Stray planets are more common than we thought: Astronomers find 70 "rogue" planets in our galaxy

And there could be more, raising questions about the origin of these dark, nomadic worlds lacking parent stars

By Nicole Karlis

Published December 29, 2021 3:00PM (EST)

This artist’s impression shows an example of a rogue planet with the Rho Ophiuchi cloud complex visible in the background. Rogue planets have masses comparable to those of the planets in our Solar System but do not orbit a star, instead roaming freely on their own.
 (ESO/M. Kornmesser)
This artist’s impression shows an example of a rogue planet with the Rho Ophiuchi cloud complex visible in the background. Rogue planets have masses comparable to those of the planets in our Solar System but do not orbit a star, instead roaming freely on their own. (ESO/M. Kornmesser)

According to our current understanding of solar systems, planets generally form out of the same nebulas that produce the stars that they orbit. This is why the landscape of the galaxy looks as it does — a series of stars every few light-years, most with multiple planets orbiting them. 

Because of this, rogue planets — meaning planets that drift in the darkness in-between stars, gravitationally loyal to no sun — were not believed to be a common occurrence. Yet sometimes it so happens in the astronomy world that scientists discover what they previously believed was a rare phenomenon is actually somewhat common.

A planet, by definition, is a celestial body that orbits a host star; but not all do. Some planets float aimlessly through space with no host star to orbit. According to a new research published in the journal Nature Astronomy, scientists have discovered at least 70 lost-soul exoplanets in our galaxy, suggesting that they're not as rare as scientists previously thought.

"We did not know how many to expect and are excited to have found so many," said Núria Miret-Roig, an astronomer at the Laboratoire d'Astrophysique de Bordeaux, France and the University of Vienna, Austria, and the first author of the study.

Scientists say the discovery is the largest group of "mysterious galactic nomads" ever found. Miret-Roig and fellow researchers discovered the group of lost exoplanets by studying data spanning over the last 20 years from telescopes operated by the European Southern Observatory (ESO). 


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"The vast majority of our data come from ESO observatories, which were absolutely critical for this study. Their wide field of view and unique sensitivity were keys to our success," said Hervé Bouy, an astronomer at the Laboratoire d'Astrophysique de Bordeaux, France, and project leader of the new research. "We used tens of thousands of wide-field images from ESO facilities, corresponding to hundreds of hours of observations, and literally tens of terabytes of data."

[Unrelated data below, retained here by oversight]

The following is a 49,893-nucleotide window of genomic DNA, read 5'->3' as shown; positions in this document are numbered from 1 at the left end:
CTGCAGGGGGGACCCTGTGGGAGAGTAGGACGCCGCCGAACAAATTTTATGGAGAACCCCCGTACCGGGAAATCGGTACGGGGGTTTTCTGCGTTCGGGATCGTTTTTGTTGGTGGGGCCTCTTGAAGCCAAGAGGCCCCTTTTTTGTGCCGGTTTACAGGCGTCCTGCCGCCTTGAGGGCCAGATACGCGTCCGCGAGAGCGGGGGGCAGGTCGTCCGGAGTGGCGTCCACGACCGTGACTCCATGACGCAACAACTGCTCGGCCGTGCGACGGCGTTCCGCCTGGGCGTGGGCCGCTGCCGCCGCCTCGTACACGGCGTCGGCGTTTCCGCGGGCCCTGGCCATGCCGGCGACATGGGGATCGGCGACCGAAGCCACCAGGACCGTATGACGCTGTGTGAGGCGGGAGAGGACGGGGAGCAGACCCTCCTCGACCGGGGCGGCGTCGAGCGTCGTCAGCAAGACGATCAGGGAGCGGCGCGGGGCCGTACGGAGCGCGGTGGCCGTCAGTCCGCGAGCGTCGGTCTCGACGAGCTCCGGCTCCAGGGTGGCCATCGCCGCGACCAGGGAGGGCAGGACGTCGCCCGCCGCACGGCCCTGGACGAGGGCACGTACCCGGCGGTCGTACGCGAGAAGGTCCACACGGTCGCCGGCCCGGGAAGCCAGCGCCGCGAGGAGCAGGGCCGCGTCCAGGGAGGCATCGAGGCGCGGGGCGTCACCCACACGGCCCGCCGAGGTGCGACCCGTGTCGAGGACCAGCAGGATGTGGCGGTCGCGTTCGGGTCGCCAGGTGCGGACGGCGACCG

The lost planets were found using a clever astronomical trick. Though one might think a lone planet without a sun would be freezing cold, such planets — particularly gaseous ones with radiative interiors, like Jupiter and Saturn — are apt to still be far warmer than the background temperature of space, which is only a few degrees above absolute zero. That means that such a world would still emit a faint glow, detectable in contrast to the background of space. Astronomers suspected such worlds would be perceptible using the sensitive cameras on large telescopes, though their glow would be very faint.

They were right. Using this technique, scientists successfully found at least 70 new rogue planets with masses comparable to Jupiter in the Upper Scorpius and Ophiuchus constellation of the Milky Way galaxy.

"We measured the tiny motions, the colors and luminosities of tens of millions of sources in a large area of the sky," Miret-Roig explained. "These measurements allowed us to securely identify the faintest objects in this region, the rogue planets."

Notably, scientists believe that this could be just the tip of the iceberg in discovering rogue exoplanets.

"There could be several billions of these free-floating giant planets roaming freely in the Milky Way without a host star," Bouy speculated.

Scientists don't know exactly what causes a planet to go rogue in the universe, but they do have a suspicious that these unique celestial bodies form when a gas cloud is too small to lead to the formation of a star; or maybe, for some strange cosmic reason, their parent star(s) kicked them out of the solar system due to some gravitational mishap, such as an interaction with a larger massive body or an irregular orbit.

Regardless, researchers hope that further advances in technology will help unlock the mystery of these cosmic nomads.

"These objects are extremely faint, and little can be done to study them with current facilities," Bouy said. Bouy noted that the Extremely Large Telescope, currently under construction in Chile and likely to be the largest telescope ever built when complete, will be "absolutely crucial to gathering more information about most of the rogue planets we have found."

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Nicole Karlis

Nicole Karlis is a staff writer at Salon. Tweet her @nicolekarlis.

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